He took his first step in the 1970s through his street happenings, which only superficially, in a certain formal similarity, linked back to the activities of the
"Viennese Actionists" of the 1.960s. Of course, he was also concerned with provocation, although this was rather a provocation of a mere simple sympathy
within the grey, enclosed indifference of post-war Austria. He attempted to bring about a reawakening of natural reactions from the public for example in his
magazine publications of his own sketches and watercolours, as in the case of the shocking cynicism of the response of Dr. Gross, then a respected Viennese
doctor. In an interview with the Austrian magazine Kurier in 1979, when Dr. Gross was asked whether it was true that he had killed hundreds of children with
lethal injections during the Nazi era, he responded: "That's not true. There can be no talk of injections. I believe we did it very humanely. We mixed the
poison into their food and the children died entirely peacefully". What was ultimately shocking was not so much the doctor's response concerning the murder
of children itself, but above all the fact that this met with no reaction from the Austrian public.

A genuinely key and central theme of Helnwein's work is das maltritierte Kind, the child exposed to suffering. In the 1980s Helnwein began a constantly
expanding and, in terms of both expression and content, extraordinarily intensive and substantial collection of sketches, as well as photographs, watercolours,
paintings and photographic records of street happenings, which form a connecting network, which is in fact the very backbone of Helnwein's entire work. For
example, the author created (and within the sacral environment of the Dominican church in Krems exhibited) monumental portraits of "sleeping angels",
stillborn children, which remained with their eyes closed, forever condemned to a fate of never knowing this world. The photographs accompanying the
Prague exhibition of a pubescent girl (Modem Steep), with an uncertain expression on her stunned face, clothed in a strange black coat bearing insignia
reminiscent of an SS uniform, demonstrate relatively uncompromisingly the irreconcilable conflict between two worlds, of which one was the very essence of
decay, suffering and death. Helnwein's children however are not always mere passive victims on whom injustices are committed. A very significant collection
of sketches from the 1970s frequently refers with evident affinity to Helnwein's great mentors Alfred Kubin and above all Wilhelm Busch. The lolling tongue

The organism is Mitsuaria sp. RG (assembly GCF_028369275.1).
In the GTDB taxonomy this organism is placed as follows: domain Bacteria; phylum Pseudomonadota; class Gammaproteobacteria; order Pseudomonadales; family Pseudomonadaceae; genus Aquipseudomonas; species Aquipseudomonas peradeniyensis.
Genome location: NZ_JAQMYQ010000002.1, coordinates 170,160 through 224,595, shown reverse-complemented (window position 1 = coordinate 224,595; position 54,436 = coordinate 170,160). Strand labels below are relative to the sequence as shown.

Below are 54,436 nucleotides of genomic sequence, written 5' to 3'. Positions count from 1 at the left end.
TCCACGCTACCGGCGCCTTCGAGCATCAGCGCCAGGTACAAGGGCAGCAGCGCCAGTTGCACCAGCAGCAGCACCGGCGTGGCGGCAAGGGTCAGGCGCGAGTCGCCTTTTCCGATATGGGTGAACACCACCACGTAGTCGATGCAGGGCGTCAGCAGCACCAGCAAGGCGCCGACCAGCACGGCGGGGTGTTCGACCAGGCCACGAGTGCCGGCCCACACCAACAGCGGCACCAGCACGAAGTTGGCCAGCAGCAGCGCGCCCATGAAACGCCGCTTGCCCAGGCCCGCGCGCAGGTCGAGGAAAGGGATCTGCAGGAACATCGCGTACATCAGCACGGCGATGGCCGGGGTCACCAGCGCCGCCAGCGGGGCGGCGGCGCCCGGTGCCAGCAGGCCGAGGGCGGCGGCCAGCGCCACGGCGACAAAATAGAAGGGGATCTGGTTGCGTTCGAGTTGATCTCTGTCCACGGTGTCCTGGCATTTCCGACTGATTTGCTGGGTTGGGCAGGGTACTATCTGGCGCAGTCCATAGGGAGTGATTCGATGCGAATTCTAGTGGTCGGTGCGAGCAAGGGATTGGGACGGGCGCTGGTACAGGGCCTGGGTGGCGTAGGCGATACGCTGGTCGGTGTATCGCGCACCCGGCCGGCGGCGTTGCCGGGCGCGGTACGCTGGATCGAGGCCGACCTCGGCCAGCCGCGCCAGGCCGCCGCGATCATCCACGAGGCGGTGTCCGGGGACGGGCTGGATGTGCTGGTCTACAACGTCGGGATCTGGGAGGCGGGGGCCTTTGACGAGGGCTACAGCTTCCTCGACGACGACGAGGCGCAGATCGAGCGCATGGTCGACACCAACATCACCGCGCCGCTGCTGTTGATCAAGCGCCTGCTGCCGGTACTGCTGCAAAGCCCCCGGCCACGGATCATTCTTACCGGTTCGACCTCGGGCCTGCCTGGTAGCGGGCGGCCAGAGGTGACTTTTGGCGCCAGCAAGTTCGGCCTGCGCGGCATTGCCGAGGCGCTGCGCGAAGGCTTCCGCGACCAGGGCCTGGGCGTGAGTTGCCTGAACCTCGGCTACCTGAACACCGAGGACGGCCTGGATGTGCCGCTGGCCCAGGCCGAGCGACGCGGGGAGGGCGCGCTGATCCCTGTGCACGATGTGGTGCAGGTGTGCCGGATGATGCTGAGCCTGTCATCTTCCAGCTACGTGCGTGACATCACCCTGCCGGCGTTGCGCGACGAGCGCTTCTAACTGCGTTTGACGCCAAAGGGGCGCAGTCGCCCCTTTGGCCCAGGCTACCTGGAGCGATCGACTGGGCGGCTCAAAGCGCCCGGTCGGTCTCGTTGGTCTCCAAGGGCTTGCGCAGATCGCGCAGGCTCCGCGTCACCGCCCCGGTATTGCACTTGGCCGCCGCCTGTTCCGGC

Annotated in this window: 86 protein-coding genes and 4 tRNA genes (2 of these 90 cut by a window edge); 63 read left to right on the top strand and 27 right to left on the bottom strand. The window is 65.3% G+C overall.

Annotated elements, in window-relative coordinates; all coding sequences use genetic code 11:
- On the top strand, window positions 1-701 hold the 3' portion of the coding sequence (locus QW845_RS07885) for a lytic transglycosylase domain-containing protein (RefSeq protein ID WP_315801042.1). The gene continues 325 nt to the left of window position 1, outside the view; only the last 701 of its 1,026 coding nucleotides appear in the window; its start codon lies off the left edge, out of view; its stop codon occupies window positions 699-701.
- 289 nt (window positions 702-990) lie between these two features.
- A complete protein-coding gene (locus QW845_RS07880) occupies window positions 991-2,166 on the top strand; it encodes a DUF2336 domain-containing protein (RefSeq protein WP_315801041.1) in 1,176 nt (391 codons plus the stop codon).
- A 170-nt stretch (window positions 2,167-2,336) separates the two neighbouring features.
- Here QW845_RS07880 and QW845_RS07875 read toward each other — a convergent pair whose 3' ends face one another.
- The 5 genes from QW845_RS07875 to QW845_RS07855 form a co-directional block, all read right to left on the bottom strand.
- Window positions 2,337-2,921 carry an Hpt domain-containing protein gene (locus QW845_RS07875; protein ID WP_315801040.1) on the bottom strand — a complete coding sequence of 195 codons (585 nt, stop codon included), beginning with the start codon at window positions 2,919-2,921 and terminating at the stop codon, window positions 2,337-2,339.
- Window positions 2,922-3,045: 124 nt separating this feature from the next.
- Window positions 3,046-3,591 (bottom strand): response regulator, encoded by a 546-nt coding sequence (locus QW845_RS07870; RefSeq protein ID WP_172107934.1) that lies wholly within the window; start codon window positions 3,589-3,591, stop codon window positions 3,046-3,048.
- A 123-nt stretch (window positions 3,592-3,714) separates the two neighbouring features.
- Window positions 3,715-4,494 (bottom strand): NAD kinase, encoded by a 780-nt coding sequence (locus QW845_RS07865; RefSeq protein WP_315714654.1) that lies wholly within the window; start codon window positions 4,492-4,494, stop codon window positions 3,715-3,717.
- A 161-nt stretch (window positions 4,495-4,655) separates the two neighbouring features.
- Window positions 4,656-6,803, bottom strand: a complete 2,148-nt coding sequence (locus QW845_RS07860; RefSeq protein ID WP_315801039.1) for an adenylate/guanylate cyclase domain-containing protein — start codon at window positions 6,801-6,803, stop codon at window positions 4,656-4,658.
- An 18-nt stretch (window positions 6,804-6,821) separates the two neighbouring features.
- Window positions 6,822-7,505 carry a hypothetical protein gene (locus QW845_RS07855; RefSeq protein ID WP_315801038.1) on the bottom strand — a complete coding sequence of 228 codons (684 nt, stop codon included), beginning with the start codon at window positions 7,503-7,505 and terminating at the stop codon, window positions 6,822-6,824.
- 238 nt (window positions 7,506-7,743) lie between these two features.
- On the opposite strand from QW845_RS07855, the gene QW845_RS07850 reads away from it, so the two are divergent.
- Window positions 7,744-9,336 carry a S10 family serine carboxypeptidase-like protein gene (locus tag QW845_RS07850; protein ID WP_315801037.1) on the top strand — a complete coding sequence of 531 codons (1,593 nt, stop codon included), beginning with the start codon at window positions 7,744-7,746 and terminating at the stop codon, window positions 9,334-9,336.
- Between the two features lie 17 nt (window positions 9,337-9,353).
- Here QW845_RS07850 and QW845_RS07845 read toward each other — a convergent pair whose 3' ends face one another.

of the girl, with a mocking grimace on her face, standing on the street in front of a shop doorway (Sunday's Child, 1972) presents a sharp discrepancy with a
curiously inferred, recent, evidently violent event, the traces of which can be clearly seen on her body in the form of blood on her legs. The macabre,
grotesque sketch, full of black humour, was a significant point of departure for the artist, as well as a method for occupying frequently very stark positions
regarding specific events thrown up by life in Austria during that period. From here it was only a step to his subsequent series of works, culminating in the last
cycle Disasters of War, which forms the most recent part of the Prague exhibition.

Helnwein's images are primarily narrative scenes, whose urgency is supported by a pure visualisation on the basis of dazzlingly audacious, hyperrealistically
precise painting. Baroque and later the 19th century succeeded by various means in making use of the possibility of images to narrate stories up to the very
boundaries of the incredible. It was not photography but film which diverted attention from these stories, since it broke them down into time and details, for the
viewer's convenience completing the narration of the story to the end. However, only still images and of course sketches or also arranged photographs
encapsulate the possibility of construction or a better production of a compressed event stopped in time, which enables the viewer to engage the necessary
mental and thus intellectual and emotional participation, stimulating imagination and a feeling of complicity, active personal involvement in the stories of our
world, providing a space to conjecture intimated narratives and bring them to a meaningful conclusion. In this respect Helnwein's somewhat antiquated faith in
the power of images to transform the world is unusually strong and remarkable. And he proves that it still works.


Petr Nedoma